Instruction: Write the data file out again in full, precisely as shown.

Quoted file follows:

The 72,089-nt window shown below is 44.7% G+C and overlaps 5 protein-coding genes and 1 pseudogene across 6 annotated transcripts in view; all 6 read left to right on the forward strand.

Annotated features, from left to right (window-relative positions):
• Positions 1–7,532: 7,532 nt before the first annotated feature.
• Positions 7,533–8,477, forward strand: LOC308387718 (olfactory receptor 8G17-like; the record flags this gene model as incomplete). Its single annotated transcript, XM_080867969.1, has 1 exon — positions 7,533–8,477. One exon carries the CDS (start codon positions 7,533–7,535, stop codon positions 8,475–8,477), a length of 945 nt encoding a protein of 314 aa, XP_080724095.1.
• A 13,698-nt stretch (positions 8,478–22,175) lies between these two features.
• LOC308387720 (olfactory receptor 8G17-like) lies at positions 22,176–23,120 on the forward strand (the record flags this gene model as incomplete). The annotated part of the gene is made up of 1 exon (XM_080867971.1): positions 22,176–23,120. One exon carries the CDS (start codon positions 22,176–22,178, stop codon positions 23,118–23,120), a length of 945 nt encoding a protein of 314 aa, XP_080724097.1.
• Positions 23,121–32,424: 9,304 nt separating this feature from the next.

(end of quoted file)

The 72,089-nt window shown below is 44.7% G+C and overlaps 5 protein-coding genes and 1 pseudogene across 6 annotated transcripts in view; all 6 read left to right on the forward strand.

Annotated features, from left to right (window-relative positions):
• Positions 1–7,532: 7,532 nt before the first annotated feature.
• Positions 7,533–8,477, forward strand: LOC308387718 (olfactory receptor 8G17-like; the record flags this gene model as incomplete). Its single annotated transcript, XM_080867969.1, has 1 exon — positions 7,533–8,477. One exon carries the CDS (start codon positions 7,533–7,535, stop codon positions 8,475–8,477), a length of 945 nt encoding a protein of 314 aa, XP_080724095.1.
• A 13,698-nt stretch (positions 8,478–22,175) lies between these two features.
• LOC308387720 (olfactory receptor 8G17-like) lies at positions 22,176–23,120 on the forward strand (the record flags this gene model as incomplete). The annotated part of the gene is made up of 1 exon (XM_080867971.1): positions 22,176–23,120. One exon carries the CDS (start codon positions 22,176–22,178, stop codon positions 23,118–23,120), a length of 945 nt encoding a protein of 314 aa, XP_080724097.1.
• Positions 23,121–32,424: 9,304 nt separating this feature from the next.